"The government had warned several times that virtual coins cannot play a role as actual currency and could result in high losses due to excessive volatility," the government said in a statement.
It noted that trading prices of most virtual currencies were much higher on South Korean exchanges than they were on exchanges in other countries, although it did not provide specific examples.
The steps will include a ban on opening anonymous cryptocurrency accounts and new legislation to allow regulators to close virtual coin exchanges if needed, a measure recommended by the justice ministry, the statement said.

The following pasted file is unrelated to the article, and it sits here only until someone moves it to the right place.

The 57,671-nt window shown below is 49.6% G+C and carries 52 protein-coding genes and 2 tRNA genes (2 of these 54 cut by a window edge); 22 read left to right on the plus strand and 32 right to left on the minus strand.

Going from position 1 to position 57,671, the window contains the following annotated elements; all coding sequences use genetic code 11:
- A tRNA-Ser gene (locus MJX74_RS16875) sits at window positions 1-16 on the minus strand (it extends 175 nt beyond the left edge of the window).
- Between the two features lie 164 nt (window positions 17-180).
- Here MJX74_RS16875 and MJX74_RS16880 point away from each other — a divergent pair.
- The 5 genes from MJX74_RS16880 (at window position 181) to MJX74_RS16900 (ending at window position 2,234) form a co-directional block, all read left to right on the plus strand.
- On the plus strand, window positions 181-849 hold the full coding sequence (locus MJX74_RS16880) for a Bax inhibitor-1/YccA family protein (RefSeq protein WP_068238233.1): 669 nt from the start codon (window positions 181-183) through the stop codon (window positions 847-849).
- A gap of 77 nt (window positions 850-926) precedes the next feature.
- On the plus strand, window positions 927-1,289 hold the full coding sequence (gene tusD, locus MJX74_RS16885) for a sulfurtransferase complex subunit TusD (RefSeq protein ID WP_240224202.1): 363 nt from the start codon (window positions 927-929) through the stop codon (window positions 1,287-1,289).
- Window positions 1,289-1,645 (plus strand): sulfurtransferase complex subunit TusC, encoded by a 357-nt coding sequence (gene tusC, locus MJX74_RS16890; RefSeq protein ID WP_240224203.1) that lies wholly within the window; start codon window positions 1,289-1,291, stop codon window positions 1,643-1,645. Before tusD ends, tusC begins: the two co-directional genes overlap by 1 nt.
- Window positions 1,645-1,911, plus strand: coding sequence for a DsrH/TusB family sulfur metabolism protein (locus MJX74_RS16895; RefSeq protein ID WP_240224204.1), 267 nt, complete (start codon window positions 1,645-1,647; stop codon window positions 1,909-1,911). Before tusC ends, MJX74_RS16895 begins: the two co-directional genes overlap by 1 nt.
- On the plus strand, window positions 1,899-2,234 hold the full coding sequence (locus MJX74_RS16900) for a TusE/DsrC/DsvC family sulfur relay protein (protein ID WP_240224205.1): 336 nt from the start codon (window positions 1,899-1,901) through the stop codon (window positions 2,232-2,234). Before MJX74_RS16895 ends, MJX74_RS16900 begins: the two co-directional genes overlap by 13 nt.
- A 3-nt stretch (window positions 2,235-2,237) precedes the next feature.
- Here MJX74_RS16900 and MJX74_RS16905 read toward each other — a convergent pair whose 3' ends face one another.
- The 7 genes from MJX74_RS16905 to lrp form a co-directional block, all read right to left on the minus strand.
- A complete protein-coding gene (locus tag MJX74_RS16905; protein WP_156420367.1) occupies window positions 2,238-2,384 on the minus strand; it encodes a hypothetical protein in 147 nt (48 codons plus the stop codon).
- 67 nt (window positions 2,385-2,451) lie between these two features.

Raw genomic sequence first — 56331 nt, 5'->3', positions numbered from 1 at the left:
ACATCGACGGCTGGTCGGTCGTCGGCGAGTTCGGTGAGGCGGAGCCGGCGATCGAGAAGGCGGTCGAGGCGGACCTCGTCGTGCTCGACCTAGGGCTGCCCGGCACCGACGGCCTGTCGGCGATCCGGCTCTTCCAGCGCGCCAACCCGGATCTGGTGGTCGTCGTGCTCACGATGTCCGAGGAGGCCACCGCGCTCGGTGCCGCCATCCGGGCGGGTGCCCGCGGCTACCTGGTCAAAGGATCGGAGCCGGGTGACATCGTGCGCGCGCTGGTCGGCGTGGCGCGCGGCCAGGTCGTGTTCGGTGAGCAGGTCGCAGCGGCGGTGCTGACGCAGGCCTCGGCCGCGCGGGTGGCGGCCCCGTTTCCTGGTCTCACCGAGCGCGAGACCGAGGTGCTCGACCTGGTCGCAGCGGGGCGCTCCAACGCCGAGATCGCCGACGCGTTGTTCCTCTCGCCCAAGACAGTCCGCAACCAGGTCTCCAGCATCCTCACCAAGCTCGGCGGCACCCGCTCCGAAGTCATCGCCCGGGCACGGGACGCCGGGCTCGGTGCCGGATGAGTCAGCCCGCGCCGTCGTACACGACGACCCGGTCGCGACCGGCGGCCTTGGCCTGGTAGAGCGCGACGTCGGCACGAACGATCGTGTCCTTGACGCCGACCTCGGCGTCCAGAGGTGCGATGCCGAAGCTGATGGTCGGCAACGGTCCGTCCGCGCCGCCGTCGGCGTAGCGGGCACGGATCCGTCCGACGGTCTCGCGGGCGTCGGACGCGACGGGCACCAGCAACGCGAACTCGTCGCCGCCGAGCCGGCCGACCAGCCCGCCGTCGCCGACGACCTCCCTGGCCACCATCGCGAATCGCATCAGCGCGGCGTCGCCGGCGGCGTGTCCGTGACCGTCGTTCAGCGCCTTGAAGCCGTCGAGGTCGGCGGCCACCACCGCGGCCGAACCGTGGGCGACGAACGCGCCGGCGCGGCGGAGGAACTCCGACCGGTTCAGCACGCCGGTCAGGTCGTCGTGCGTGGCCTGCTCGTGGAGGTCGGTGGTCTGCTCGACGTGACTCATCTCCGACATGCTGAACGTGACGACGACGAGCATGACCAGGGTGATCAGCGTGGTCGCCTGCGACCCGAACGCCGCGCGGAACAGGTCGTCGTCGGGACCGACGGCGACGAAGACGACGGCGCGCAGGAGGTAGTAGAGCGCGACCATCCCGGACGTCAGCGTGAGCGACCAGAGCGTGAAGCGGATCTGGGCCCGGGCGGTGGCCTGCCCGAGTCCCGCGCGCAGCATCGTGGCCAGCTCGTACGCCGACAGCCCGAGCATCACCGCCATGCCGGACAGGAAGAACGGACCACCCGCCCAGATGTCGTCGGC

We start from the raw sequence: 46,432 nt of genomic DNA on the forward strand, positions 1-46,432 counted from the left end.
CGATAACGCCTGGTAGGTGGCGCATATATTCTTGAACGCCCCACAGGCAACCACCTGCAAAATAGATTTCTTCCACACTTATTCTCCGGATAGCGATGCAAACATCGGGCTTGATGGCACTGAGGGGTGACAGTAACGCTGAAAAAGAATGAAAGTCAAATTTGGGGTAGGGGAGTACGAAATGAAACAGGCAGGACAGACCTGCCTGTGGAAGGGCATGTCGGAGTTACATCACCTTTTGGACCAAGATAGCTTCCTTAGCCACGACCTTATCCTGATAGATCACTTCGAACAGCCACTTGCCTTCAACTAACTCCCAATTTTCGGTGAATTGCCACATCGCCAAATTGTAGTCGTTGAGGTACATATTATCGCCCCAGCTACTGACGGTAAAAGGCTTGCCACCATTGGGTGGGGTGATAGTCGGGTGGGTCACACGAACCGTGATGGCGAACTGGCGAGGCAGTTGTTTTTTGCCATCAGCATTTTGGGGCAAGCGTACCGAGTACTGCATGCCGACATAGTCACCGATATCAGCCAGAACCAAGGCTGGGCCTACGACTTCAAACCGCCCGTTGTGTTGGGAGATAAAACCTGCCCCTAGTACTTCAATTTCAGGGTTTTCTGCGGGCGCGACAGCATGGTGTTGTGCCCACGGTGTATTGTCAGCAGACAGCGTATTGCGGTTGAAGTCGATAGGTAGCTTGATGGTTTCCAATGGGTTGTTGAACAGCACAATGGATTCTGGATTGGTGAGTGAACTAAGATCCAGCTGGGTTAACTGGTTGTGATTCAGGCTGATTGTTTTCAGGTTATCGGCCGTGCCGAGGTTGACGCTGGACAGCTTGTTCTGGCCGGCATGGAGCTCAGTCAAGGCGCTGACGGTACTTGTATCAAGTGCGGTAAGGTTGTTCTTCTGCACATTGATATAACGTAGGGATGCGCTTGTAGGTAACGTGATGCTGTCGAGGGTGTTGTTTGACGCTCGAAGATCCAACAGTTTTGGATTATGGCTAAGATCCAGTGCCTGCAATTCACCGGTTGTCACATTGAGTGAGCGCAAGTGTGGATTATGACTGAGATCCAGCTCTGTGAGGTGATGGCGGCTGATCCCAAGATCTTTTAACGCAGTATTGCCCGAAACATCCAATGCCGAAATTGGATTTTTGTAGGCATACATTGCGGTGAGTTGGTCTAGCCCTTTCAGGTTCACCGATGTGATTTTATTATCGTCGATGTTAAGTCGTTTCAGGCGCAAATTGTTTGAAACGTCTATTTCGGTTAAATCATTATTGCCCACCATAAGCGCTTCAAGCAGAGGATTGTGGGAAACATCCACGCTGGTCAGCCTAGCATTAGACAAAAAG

South Korea had previously announced its plan to tax capital gains from cryptocurrency trading to tackle what it sees as the risk of excessive speculation.
Bitcoin, the world's biggest and best-known cryptocurrency, has gained more than 19-fold this year. In South Korea, bitcoin has been extremely popular, drawing wide participation from housewives and students. As of 0304 GMT, it stood at $14,384 on the Luxembourg-based Bitstamp exchange.